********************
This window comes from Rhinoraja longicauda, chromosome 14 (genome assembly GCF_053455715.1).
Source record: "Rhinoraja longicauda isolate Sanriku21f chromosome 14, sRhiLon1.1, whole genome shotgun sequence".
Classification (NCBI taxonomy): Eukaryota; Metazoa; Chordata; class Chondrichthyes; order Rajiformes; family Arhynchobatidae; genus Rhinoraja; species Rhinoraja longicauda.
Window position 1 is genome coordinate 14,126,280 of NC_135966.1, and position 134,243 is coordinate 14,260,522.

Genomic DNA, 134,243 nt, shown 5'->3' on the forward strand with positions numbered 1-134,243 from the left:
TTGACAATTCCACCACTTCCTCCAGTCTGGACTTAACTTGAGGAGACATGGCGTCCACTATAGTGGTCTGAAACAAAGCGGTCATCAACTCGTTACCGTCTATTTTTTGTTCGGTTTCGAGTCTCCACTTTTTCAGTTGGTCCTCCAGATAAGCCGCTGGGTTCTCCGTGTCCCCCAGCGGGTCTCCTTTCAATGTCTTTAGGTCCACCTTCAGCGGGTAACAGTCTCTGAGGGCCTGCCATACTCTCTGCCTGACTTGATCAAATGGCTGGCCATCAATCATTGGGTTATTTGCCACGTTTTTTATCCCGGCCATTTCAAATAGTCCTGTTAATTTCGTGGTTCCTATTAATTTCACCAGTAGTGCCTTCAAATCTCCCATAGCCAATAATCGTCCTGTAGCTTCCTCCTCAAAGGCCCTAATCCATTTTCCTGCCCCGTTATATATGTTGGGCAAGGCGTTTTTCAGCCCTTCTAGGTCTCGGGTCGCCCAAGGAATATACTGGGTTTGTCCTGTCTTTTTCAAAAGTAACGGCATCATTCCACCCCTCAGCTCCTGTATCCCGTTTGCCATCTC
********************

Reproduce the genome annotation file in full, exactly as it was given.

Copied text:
This window comes from Rhinoraja longicauda, chromosome 14 (genome assembly GCF_053455715.1).
Source record: "Rhinoraja longicauda isolate Sanriku21f chromosome 14, sRhiLon1.1, whole genome shotgun sequence".
Classification (NCBI taxonomy): Eukaryota; Metazoa; Chordata; class Chondrichthyes; order Rajiformes; family Arhynchobatidae; genus Rhinoraja; species Rhinoraja longicauda.
Window position 1 is genome coordinate 14,126,280 of NC_135966.1, and position 134,243 is coordinate 14,260,522.

Genomic DNA, 134,243 nt, shown 5'->3' on the forward strand with positions numbered 1-134,243 from the left:
TTGACAATTCCACCACTTCCTCCAGTCTGGACTTAACTTGAGGAGACATGGCGTCCACTATAGTGGTCTGAAACAAAGCGGTCATCAACTCGTTACCGTCTATTTTTTGTTCGGTTTCGAGTCTCCACTTTTTCAGTTGGTCCTCCAGATAAGCCGCTGGGTTCTCCGTGTCCCCCAGCGGGTCTCCTTTCAATGTCTTTAGGTCCACCTTCAGCGGGTAACAGTCTCTGAGGGCCTGCCATACTCTCTGCCTGACTTGATCAAATGGCTGGCCATCAATCATTGGGTTATTTGCCACGTTTTTTATCCCGGCCATTTCAAATAGTCCTGTTAATTTCGTGGTTCCTATTAATTTCACCAGTAGTGCCTTCAAATCTCCCATAGCCAATAATCGTCCTGTAGCTTCCTCCTCAAAGGCCCTAATCCATTTTCCTGCCCCGTTATATATGTTGGGCAAGGCGTTTTTCAGCCCTTCTAGGTCTCGGGTCGCCCAAGGAATATACTGGGTTTGTCCTGTCTTTTTCAAAAGTAACGGCATCATTCCACCCCTCAGCTCCTGTATCCCGTTTGCCATCTC